Braden Bush grabs game-saving interception as Blanchard wins 3A-1 title

Running back Braden Stringer rushed for 271 yards and four touchdowns, and defensive back Braden Bush came up with a game-clinching interception as top-ranked Blanchard held on for a 35-28 victory.
by Trent Shadid Published: November 9, 2013
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— With the District 3A-1 championship on the line against rival Tuttle, Blanchard's senior leaders stepped up.

Running back Braden Stringer rushed for 271 yards and four touchdowns, and defensive back Braden Bush came up with a game-clinching interception as top-ranked Blanchard held on for a 35-28 victory.

However, Bush nearly wasn't the hero he turned out to be. With just over a minute remaining and Tuttle driving at the Blanchard 37-yard line, a receiver came open behind the defense for what would have been a game-tying score.

But as Tuttle quarterback Jett Jobe's pass hung in the air, Bush recovered to make the interception just outside the goal line and seal the win.

“They were running the ball a lot and then when they finally passed we had a little bit of busted coverage,” Bush said. “We were peaking in the backfield some, and all the sudden I see a guy getting open deep. I thought ‘oh, man this is going to be a bad deal.' I knew I had to do something so I just went and made a play.”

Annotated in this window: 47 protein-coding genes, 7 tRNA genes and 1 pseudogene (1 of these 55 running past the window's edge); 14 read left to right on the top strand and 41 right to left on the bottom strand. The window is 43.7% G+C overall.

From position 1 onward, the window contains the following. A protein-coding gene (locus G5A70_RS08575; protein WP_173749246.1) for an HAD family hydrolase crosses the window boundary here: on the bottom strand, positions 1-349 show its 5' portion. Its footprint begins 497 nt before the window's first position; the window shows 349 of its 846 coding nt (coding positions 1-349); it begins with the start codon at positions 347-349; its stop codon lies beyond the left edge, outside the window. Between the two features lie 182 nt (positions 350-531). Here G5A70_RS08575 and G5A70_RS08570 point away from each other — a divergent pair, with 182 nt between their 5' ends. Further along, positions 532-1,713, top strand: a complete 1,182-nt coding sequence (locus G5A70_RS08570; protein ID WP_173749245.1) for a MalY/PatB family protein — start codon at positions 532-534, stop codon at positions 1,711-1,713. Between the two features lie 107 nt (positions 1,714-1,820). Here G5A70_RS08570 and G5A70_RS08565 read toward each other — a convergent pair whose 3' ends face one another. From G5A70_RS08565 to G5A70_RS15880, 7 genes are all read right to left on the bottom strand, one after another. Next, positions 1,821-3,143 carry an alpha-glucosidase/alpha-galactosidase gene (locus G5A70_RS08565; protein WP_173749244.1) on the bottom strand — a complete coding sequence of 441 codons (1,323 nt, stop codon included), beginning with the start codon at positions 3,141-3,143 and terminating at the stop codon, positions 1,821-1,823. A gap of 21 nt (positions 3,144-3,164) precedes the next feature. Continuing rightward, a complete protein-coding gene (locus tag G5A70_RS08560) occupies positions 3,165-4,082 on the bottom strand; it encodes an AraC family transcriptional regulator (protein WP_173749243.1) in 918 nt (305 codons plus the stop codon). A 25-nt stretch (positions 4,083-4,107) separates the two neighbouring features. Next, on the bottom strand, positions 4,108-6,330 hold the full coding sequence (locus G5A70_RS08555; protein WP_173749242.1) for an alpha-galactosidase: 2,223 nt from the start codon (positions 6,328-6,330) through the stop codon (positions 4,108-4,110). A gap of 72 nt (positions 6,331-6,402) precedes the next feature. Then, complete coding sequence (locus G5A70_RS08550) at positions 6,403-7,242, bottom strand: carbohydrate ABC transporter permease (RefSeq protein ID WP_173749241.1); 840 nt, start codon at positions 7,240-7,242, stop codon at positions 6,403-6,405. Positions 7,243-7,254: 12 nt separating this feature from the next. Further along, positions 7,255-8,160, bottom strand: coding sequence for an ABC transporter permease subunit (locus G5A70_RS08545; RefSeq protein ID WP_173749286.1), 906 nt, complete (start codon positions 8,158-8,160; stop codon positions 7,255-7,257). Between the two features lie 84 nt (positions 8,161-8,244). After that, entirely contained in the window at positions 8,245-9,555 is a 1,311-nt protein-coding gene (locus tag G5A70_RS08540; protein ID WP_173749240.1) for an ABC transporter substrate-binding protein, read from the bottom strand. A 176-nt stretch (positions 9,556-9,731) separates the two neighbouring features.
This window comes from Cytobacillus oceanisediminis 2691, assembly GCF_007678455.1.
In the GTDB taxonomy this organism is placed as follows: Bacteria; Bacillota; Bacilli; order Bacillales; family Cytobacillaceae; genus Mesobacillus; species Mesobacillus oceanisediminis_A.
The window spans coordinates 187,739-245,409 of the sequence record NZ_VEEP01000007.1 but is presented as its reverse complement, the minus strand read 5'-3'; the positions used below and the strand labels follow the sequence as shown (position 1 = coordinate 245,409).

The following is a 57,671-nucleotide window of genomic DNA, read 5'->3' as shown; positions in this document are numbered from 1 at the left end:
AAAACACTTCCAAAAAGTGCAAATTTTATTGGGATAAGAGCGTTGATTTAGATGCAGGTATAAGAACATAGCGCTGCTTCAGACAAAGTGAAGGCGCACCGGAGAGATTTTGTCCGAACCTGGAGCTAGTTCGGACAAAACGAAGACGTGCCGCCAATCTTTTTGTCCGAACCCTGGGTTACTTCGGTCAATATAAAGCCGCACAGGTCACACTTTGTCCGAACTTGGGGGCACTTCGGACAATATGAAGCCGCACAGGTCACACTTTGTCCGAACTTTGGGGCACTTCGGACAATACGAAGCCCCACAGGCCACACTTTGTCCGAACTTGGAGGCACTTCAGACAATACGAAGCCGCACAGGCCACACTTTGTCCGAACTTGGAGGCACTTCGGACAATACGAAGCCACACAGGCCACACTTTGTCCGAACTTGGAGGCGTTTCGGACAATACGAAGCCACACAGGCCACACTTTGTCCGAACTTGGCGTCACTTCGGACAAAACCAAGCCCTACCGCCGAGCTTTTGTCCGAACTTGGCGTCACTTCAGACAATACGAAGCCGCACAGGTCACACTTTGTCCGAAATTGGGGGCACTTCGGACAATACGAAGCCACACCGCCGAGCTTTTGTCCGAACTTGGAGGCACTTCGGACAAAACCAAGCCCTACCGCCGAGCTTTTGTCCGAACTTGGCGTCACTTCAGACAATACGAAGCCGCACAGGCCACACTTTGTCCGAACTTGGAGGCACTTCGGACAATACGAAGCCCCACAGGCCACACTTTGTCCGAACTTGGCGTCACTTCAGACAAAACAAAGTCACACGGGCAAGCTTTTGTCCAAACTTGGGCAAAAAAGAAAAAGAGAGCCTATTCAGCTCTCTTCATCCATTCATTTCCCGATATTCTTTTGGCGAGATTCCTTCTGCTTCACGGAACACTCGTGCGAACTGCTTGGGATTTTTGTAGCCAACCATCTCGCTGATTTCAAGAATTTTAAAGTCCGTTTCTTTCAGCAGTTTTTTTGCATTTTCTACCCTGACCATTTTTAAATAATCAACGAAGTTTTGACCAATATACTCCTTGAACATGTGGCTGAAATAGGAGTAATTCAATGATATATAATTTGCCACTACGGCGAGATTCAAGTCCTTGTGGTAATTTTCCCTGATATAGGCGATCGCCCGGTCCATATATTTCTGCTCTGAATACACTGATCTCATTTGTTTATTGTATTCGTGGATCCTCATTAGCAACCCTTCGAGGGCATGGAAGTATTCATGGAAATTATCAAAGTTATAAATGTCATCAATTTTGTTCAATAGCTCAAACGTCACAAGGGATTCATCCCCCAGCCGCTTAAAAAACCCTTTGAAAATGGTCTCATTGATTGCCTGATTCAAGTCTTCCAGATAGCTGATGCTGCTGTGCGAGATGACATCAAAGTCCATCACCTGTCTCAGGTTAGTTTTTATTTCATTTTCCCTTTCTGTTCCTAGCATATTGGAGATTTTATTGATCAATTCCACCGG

Blanchard coach Jeff Craig was happy to get the win, but unhappy with how his team played overall.

The Lions had three turnovers, 14 penalties, and surrendered nine points on special teams plays.

“It's always nice to get a win against a rival and get a district championship on top of that,” Craig said. “There's a lot of plusses to winning this game that I'm trying to enjoy instead of looking at how bad we played. We've focused on fixing the turnovers and penalties for a few weeks now. We've gotta quit saying it, and start doing it. Our guys were resilient enough to come through, and that's what counts.”

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by Trent Shadid
Copy Editor
Trent Shadid is a graduate of the University of Oklahoma. He was born and raised in Weatherford, Okla., and attended Weatherford High School. Before joining The Oklahoman, he spent two seasons as an assistant wrestling coach at Weatherford High...
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